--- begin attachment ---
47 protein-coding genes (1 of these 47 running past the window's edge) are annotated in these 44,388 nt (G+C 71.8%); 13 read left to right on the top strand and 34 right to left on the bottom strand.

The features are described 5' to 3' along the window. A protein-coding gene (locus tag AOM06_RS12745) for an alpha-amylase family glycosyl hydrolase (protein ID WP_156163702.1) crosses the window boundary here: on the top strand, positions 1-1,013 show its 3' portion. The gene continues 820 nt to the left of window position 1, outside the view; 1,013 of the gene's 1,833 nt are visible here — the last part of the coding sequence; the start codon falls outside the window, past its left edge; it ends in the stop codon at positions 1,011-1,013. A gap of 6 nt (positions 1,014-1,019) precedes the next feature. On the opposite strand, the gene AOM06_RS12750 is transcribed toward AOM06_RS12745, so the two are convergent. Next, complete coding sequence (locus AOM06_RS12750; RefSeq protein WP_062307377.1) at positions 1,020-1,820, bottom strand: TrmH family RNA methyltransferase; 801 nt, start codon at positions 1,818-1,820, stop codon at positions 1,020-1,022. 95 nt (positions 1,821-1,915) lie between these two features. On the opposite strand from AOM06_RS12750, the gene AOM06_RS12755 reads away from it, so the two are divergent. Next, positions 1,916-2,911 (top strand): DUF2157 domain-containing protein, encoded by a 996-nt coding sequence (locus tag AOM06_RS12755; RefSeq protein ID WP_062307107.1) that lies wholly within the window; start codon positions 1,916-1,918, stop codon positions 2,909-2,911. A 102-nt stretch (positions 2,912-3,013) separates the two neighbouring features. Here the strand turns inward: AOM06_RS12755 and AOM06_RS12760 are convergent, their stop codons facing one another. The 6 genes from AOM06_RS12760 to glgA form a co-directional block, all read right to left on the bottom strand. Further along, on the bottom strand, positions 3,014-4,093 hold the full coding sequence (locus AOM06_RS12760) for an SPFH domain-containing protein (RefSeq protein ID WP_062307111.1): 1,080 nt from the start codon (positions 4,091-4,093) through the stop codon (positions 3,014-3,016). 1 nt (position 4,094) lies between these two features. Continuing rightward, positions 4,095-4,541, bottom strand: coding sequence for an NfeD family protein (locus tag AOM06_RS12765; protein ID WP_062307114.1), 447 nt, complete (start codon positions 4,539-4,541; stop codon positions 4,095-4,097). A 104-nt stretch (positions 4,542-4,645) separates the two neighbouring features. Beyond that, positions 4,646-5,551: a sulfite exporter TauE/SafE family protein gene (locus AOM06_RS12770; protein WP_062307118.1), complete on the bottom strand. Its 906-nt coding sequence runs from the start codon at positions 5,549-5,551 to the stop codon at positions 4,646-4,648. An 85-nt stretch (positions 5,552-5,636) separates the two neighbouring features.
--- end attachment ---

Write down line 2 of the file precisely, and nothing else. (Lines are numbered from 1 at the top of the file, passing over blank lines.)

The features are described 5' to 3' along the window. A protein-coding gene (locus tag AOM06_RS12745) for an alpha-amylase family glycosyl hydrolase (protein ID WP_156163702.1) crosses the window boundary here: on the top strand, positions 1-1,013 show its 3' portion. The gene continues 820 nt to the left of window position 1, outside the view; 1,013 of the gene's 1,833 nt are visible here — the last part of the coding sequence; the start codon falls outside the window, past its left edge; it ends in the stop codon at positions 1,011-1,013. A gap of 6 nt (positions 1,014-1,019) precedes the next feature. On the opposite strand, the gene AOM06_RS12750 is transcribed toward AOM06_RS12745, so the two are convergent. Next, complete coding sequence (locus AOM06_RS12750; RefSeq protein WP_062307377.1) at positions 1,020-1,820, bottom strand: TrmH family RNA methyltransferase; 801 nt, start codon at positions 1,818-1,820, stop codon at positions 1,020-1,022. 95 nt (positions 1,821-1,915) lie between these two features. On the opposite strand from AOM06_RS12750, the gene AOM06_RS12755 reads away from it, so the two are divergent. Next, positions 1,916-2,911 (top strand): DUF2157 domain-containing protein, encoded by a 996-nt coding sequence (locus tag AOM06_RS12755; RefSeq protein ID WP_062307107.1) that lies wholly within the window; start codon positions 1,916-1,918, stop codon positions 2,909-2,911. A 102-nt stretch (positions 2,912-3,013) separates the two neighbouring features. Here the strand turns inward: AOM06_RS12755 and AOM06_RS12760 are convergent, their stop codons facing one another. The 6 genes from AOM06_RS12760 to glgA form a co-directional block, all read right to left on the bottom strand. Further along, on the bottom strand, positions 3,014-4,093 hold the full coding sequence (locus AOM06_RS12760) for an SPFH domain-containing protein (RefSeq protein ID WP_062307111.1): 1,080 nt from the start codon (positions 4,091-4,093) through the stop codon (positions 3,014-3,016). 1 nt (position 4,094) lies between these two features. Continuing rightward, positions 4,095-4,541, bottom strand: coding sequence for an NfeD family protein (locus tag AOM06_RS12765; protein ID WP_062307114.1), 447 nt, complete (start codon positions 4,539-4,541; stop codon positions 4,095-4,097). A 104-nt stretch (positions 4,542-4,645) separates the two neighbouring features. Beyond that, positions 4,646-5,551: a sulfite exporter TauE/SafE family protein gene (locus AOM06_RS12770; protein WP_062307118.1), complete on the bottom strand. Its 906-nt coding sequence runs from the start codon at positions 5,549-5,551 to the stop codon at positions 4,646-4,648. An 85-nt stretch (positions 5,552-5,636) separates the two neighbouring features.